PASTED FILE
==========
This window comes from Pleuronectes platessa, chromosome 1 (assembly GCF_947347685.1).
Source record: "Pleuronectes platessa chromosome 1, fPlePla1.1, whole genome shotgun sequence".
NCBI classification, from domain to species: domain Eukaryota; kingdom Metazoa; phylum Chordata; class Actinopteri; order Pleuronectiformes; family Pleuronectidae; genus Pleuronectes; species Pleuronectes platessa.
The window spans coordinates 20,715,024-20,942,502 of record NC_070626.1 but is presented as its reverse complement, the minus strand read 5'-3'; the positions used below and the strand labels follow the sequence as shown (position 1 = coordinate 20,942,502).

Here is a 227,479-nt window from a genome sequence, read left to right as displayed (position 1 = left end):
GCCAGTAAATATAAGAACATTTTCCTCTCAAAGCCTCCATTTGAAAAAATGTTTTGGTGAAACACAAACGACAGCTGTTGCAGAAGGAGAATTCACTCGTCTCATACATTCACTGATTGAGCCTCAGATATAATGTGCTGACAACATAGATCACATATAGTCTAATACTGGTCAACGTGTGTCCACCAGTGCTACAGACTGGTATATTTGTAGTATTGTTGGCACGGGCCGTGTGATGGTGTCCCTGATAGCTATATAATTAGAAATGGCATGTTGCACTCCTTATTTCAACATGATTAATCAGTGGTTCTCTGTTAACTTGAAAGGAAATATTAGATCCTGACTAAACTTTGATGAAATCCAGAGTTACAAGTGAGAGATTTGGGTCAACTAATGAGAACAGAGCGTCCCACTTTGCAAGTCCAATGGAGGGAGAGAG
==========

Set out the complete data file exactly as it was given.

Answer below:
This window comes from Pleuronectes platessa, chromosome 1 (assembly GCF_947347685.1).
Source record: "Pleuronectes platessa chromosome 1, fPlePla1.1, whole genome shotgun sequence".
NCBI classification, from domain to species: domain Eukaryota; kingdom Metazoa; phylum Chordata; class Actinopteri; order Pleuronectiformes; family Pleuronectidae; genus Pleuronectes; species Pleuronectes platessa.
The window spans coordinates 20,715,024-20,942,502 of record NC_070626.1 but is presented as its reverse complement, the minus strand read 5'-3'; the positions used below and the strand labels follow the sequence as shown (position 1 = coordinate 20,942,502).

Here is a 227,479-nt window from a genome sequence, read left to right as displayed (position 1 = left end):
GCCAGTAAATATAAGAACATTTTCCTCTCAAAGCCTCCATTTGAAAAAATGTTTTGGTGAAACACAAACGACAGCTGTTGCAGAAGGAGAATTCACTCGTCTCATACATTCACTGATTGAGCCTCAGATATAATGTGCTGACAACATAGATCACATATAGTCTAATACTGGTCAACGTGTGTCCACCAGTGCTACAGACTGGTATATTTGTAGTATTGTTGGCACGGGCCGTGTGATGGTGTCCCTGATAGCTATATAATTAGAAATGGCATGTTGCACTCCTTATTTCAACATGATTAATCAGTGGTTCTCTGTTAACTTGAAAGGAAATATTAGATCCTGACTAAACTTTGATGAAATCCAGAGTTACAAGTGAGAGATTTGGGTCAACTAATGAGAACAGAGCGTCCCACTTTGCAAGTCCAATGGAGGGAGAGAG